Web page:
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Freedy Johnston

By Jav Rivera

It was the early 90s and radio stations were fighting to find the latest sound, from hip hop to alternative to country pop.  In between was a plethora of styles and musicians losing the battle for airplay.  And if you weren't paying attention, you would have missed one of the 90's best songwriters.  Freedy Johnston is a New York-based singer-songwriter known for the craftsmanship of his songs, typically writing about heartbreak, alienation, and disappointment. His style has been labeled as Adult Alternative, Pop/Rock, Americana, Alternative/Indie Rock, and Contemporary Singer/Songwriter.

Freedy Johnston
Freedy gained attention for his single "Bad Reputation" from his 1994 album "This Perfect World".  Around the same time, he was hired to score the soundtrack to the Farrely Brothers film Kingpin (a personal favorite of mine).  Several tracks from "This Perfect World" are featured, as well as instrumental versions of his music, including an early version of "Arriving On A Train" which would later be released on his 2001 album "Right Between The Promises".

Woody Harrelson and Randy Quaid in Kingpin
The attention didn't last long for the average listener, but to those who appreciated "This Perfect World" saw more than just another pop rock musician.  The album's context is dark and cruel, often focusing on someone's failures and ignorance of faults.  Songs like "Disappointed Man," "Gone Like The Water," and "I Can Hear The Laughs" showcase incredibly sorrowful characters trying to run away from their past while carrying the weight of their mistakes.  The author's point of view, though empathetic, narrates in a somewhat unbiased manner.  Connecting this album and the main characters from Kingpin, Freedy was a perfect choice to score.

Album cover for "This Perfect World"
Prior to "This Perfect World," Freedy had released several albums including "The Trouble Tree" (1990), "Can You Fly" (1992), and "Unlucky" (1993).  "Can You Fly" has been said to be Freedy's turning point as a songwriter, often being compared to Bob Dylan.  Though his voice was still raw at times, the song craft and lyrical content were finely-tuned.  The strength of this album would lead to the masterful production of "This Perfect World".

Album cover for "Can You Fly"
In 1997, he released his rock-infused album "Never Home".  It's here where Freedy had focused his cinematic-like character studies, creating his most personal album.  Though his camera lens remains on his characters, the author succeeds in unveiling the man behind the camera.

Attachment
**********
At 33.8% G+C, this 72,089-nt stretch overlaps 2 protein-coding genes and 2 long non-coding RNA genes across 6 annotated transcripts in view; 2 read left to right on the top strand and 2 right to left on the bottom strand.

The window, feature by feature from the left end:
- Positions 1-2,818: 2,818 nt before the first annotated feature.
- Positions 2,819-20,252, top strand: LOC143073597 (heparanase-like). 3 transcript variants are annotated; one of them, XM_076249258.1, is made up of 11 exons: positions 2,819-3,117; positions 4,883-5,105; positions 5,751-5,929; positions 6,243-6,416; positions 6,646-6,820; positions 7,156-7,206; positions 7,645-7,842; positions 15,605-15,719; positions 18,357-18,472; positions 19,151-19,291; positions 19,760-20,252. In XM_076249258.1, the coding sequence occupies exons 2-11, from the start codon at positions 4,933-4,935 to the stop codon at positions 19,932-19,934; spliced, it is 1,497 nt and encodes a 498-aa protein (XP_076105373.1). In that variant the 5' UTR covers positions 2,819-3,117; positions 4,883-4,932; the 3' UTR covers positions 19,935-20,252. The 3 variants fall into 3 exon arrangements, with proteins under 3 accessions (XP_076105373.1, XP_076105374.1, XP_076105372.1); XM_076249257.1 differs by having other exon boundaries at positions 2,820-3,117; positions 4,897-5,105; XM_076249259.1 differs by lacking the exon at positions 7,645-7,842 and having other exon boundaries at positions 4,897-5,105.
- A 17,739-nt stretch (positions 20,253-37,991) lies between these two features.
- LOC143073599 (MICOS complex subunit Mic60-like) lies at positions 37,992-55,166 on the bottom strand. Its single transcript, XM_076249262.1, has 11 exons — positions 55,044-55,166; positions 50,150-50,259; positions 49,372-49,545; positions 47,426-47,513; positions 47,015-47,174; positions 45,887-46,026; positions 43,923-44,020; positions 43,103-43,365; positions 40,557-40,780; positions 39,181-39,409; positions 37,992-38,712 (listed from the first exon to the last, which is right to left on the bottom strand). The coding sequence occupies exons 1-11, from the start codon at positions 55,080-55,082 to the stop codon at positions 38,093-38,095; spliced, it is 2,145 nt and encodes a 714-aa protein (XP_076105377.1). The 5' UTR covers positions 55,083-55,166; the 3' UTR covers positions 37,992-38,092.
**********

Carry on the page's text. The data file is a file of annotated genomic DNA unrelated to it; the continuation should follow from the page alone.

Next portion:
Songs like "Western Skies," "You Get Me Lost," and "If It's True" expose inner fears and emotions.  And Freedy doesn't hold back the aggressive characters from tracks like "On The Way Out," "One More Thing To Break" and "Gone To See The Fire" (a stark track hiding behind delicate music).

Freedy is an expert at understanding people and their feelings.  The details are both specific and visual. You have to wonder if these songs are based on personal experiences or an amazing imagination.  Either way, no one writes characters like Freedy and it wouldn't surprise me to learn that several characters in recent films have been based on his writing.

Album cover for "Never Home"
His following albums continued his character studies while experimenting with his musical style. 1999's "Blue Days Black Nights" sees Freedy's more somber side.  Though the album contains personal tunes such as "While I Wait For You" and "Caught As You Look Away," the album's most moving track is "Emily." Typical of his best work, the song draws its strength from Freedy's unique ability to write about characters both touching and real.

2001's "Right Between The Promises" brings back his rock sound with tunes such as "Waste Your Time" and "Anyone".  It's a much more diverse album ranging from rock to acoustical ballads.  His character studies and visual writing remain intact with tracks like "Save Yourself, City Girl," "Radio For Heartache," and "In My Dream".  The album also contains a cover of Edison Lighthouse's "Love Grows (Where My Rosemary Goes)" which was used for the film Shallow Hal.

It took nearly a decade for Freedy to release another studio album with 2010's "Rain On The City".  In between, he had released two live albums ("Live at 33 1/3" and "Live at McCabe's Shop"), a collection of his early 4-track recordings ("The Way I Were"), and an album of covers ("My Favorite Waste of Time").

Freedy introduces "Rain On The City" with the cute but sad tune "Lonely Penny" then raises the volume with "Don't Fall In Love With a Lonely Girl" harking back to his "Never Home" sound.  The acoustic guitar returns throughout the album as Freedy produces another diverse album ranging in rock, country, and folk/rock.

Album covers for (l-r) "Blue Days Black Nights," "Right Between The Promises," and "Rain On The City"
2011 saw Freedy collaborating with musicians Jon Dee Graham and Susan Cowsell on their album "At Least We Have Each Other".   Released under the name The Hobart Brothers & Lil' Sis Hobart, the album has a live-at-a-bar feel.
Album cover for "At Least We Have Each Other"
With an impressive collection of stellar albums under his belt, Freedy has free range on future projects.  Whatever Freedy has in store, we can assume his songwriting will remain solid.  A man who understands human behavior and human failures, Freedy Johnston's work will, I'm certain, become a study of the man behind the words.

For more information on Freedy Johnston, visit his official website: www.freedyjohnston.com

TRIVIA: Freedy Johnston  is a New York City-based singer-songwriter but is originally from Kinsley, Kansas.